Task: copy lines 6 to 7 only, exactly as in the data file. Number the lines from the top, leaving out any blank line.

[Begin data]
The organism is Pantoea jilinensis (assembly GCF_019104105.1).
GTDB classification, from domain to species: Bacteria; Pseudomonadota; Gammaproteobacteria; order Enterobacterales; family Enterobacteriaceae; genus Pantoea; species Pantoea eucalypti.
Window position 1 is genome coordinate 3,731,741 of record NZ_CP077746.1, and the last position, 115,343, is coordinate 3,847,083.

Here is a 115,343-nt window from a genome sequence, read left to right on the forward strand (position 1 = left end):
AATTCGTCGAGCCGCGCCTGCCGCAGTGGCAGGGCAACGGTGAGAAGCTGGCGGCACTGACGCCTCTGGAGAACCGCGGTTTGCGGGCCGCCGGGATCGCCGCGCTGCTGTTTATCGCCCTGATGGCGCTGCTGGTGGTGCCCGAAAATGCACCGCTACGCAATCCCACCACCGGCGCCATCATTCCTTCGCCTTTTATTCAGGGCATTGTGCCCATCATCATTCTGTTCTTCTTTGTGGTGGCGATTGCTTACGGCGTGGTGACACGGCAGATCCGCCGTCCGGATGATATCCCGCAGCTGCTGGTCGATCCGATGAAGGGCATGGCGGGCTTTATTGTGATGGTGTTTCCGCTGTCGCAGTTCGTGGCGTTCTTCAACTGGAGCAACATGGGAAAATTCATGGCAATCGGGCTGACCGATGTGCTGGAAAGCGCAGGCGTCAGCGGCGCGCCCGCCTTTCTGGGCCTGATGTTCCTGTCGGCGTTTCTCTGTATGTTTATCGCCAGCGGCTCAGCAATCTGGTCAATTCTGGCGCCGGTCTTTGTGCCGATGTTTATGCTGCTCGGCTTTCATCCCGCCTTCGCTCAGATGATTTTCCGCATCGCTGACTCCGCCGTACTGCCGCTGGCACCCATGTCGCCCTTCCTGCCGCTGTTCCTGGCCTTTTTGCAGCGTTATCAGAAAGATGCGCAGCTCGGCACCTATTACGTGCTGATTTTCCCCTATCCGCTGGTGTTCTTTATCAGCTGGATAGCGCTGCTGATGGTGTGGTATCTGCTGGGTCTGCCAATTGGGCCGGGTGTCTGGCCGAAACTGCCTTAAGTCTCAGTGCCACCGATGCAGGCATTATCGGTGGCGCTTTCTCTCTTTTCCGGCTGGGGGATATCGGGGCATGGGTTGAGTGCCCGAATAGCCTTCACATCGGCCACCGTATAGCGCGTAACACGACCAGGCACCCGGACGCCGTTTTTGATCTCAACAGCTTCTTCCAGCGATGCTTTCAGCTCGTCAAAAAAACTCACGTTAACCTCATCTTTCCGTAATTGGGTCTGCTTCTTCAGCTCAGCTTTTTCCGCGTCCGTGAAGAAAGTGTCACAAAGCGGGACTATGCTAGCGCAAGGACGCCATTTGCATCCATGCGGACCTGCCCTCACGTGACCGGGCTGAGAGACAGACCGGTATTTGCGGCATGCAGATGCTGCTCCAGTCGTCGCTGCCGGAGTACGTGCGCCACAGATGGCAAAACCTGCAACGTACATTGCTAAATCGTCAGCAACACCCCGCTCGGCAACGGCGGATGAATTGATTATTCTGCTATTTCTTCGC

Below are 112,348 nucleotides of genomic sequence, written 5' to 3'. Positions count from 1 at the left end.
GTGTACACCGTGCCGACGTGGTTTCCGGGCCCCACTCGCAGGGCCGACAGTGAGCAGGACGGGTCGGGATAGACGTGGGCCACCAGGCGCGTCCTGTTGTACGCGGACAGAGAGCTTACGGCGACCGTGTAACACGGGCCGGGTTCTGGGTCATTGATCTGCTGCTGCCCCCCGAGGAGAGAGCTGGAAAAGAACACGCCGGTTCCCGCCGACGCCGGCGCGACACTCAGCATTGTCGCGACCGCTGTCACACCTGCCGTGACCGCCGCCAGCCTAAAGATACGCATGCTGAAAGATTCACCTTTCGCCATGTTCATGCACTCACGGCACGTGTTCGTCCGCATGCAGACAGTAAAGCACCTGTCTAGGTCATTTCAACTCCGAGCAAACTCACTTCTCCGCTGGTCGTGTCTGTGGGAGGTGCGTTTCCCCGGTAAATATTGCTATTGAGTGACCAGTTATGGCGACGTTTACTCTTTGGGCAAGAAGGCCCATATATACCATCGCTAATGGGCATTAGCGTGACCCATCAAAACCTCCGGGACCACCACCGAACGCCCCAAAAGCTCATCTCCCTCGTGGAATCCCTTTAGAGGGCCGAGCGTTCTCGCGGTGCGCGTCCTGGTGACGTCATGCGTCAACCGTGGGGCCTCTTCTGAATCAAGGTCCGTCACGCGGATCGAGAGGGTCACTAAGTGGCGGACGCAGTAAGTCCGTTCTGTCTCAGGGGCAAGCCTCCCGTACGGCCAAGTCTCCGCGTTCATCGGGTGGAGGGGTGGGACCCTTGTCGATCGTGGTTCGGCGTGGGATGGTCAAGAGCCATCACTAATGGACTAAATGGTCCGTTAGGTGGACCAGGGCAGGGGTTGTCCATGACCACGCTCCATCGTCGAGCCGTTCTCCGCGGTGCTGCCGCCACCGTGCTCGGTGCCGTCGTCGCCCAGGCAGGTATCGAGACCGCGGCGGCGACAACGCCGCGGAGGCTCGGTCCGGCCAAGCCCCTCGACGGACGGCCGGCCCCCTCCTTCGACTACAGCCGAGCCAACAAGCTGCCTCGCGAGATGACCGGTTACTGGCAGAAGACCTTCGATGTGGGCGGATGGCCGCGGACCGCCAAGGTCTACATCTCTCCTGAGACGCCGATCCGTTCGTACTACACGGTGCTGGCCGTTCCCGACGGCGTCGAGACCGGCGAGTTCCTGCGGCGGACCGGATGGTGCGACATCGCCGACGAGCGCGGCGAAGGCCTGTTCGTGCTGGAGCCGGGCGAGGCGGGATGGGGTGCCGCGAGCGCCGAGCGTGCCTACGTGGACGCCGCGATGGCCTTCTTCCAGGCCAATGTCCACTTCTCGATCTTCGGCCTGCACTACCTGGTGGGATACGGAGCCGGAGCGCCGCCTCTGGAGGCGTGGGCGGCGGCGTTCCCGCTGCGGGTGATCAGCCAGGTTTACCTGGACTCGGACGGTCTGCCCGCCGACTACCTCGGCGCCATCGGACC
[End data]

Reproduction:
Below are 112,348 nucleotides of genomic sequence, written 5' to 3'. Positions count from 1 at the left end.
GTGTACACCGTGCCGACGTGGTTTCCGGGCCCCACTCGCAGGGCCGACAGTGAGCAGGACGGGTCGGGATAGACGTGGGCCACCAGGCGCGTCCTGTTGTACGCGGACAGAGAGCTTACGGCGACCGTGTAACACGGGCCGGGTTCTGGGTCATTGATCTGCTGCTGCCCCCCGAGGAGAGAGCTGGAAAAGAACACGCCGGTTCCCGCCGACGCCGGCGCGACACTCAGCATTGTCGCGACCGCTGTCACACCTGCCGTGACCGCCGCCAGCCTAAAGATACGCATGCTGAAAGATTCACCTTTCGCCATGTTCATGCACTCACGGCACGTGTTCGTCCGCATGCAGACAGTAAAGCACCTGTCTAGGTCATTTCAACTCCGAGCAAACTCACTTCTCCGCTGGTCGTGTCTGTGGGAGGTGCGTTTCCCCGGTAAATATTGCTATTGAGTGACCAGTTATGGCGACGTTTACTCTTTGGGCAAGAAGGCCCATATATACCATCGCTAATGGGCATTAGCGTGACCCATCAAAACCTCCGGGACCACCACCGAACGCCCCAAAAGCTCATCTCCCTCGTGGAATCCCTTTAGAGGGCCGAGCGTTCTCGCGGTGCGCGTCCTGGTGACGTCATGCGTCAACCGTGGGGCCTCTTCTGAATCAAGGTCCGTCACGCGGATCGAGAGGGTCACTAAGTGGCGGACGCAGTAAGTCCGTTCTGTCTCAGGGGCAAGCCTCCCGTACGGCCAAGTCTCCGCGTTCATCGGGTGGAGGGGTGGGACCCTTGTCGATCGTGGTTCGGCGTGGGATGGTCAAGAGCCATCACTAATGGACTAAATGGTCCGTTAGGTGGACCAGGGCAGGGGTTGTCCATGACCACGCTCCATCGTCGAGCCGTTCTCCGCGGTGCTGCCGCCACCGTGCTCGGTGCCGTCGTCGCCCAGGCAGGTATCGAGACCGCGGCGGCGACAACGCCGCGGAGGCTCGGTCCGGCCAAGCCCCTCGACGGACGGCCGGCCCCCTCCTTCGACTACAGCCGAGCCAACAAGCTGCCTCGCGAGATGACCGGTTACTGGCAGAAGACCTTCGATGTGGGCGGATGGCCGCGGACCGCCAAGGTCTACATCTCTCCTGAGACGCCGATCCGTTCGTACTACACGGTGCTGGCCGTTCCCGACGGCGTCGAGACCGGCGAGTTCCTGCGGCGGACCGGATGGTGCGACATCGCCGACGAGCGCGGCGAAGGCCTGTTCGTGCTGGAGCCGGGCGAGGCGGGATGGGGTGCCGCGAGCGCCGAGCGTGCCTACGTGGACGCCGCGATGGCCTTCTTCCAGGCCAATGTCCACTTCTCGATCTTCGGCCTGCACTACCTGGTGGGATACGGAGCCGGAGCGCCGCCTCTGGAGGCGTGGGCGGCGGCGTTCCCGCTGCGGGTGATCAGCCAGGTTTACCTGGACTCGGACGGTCTGCCCGCCGACTACCTCGGCGCCATCGGACC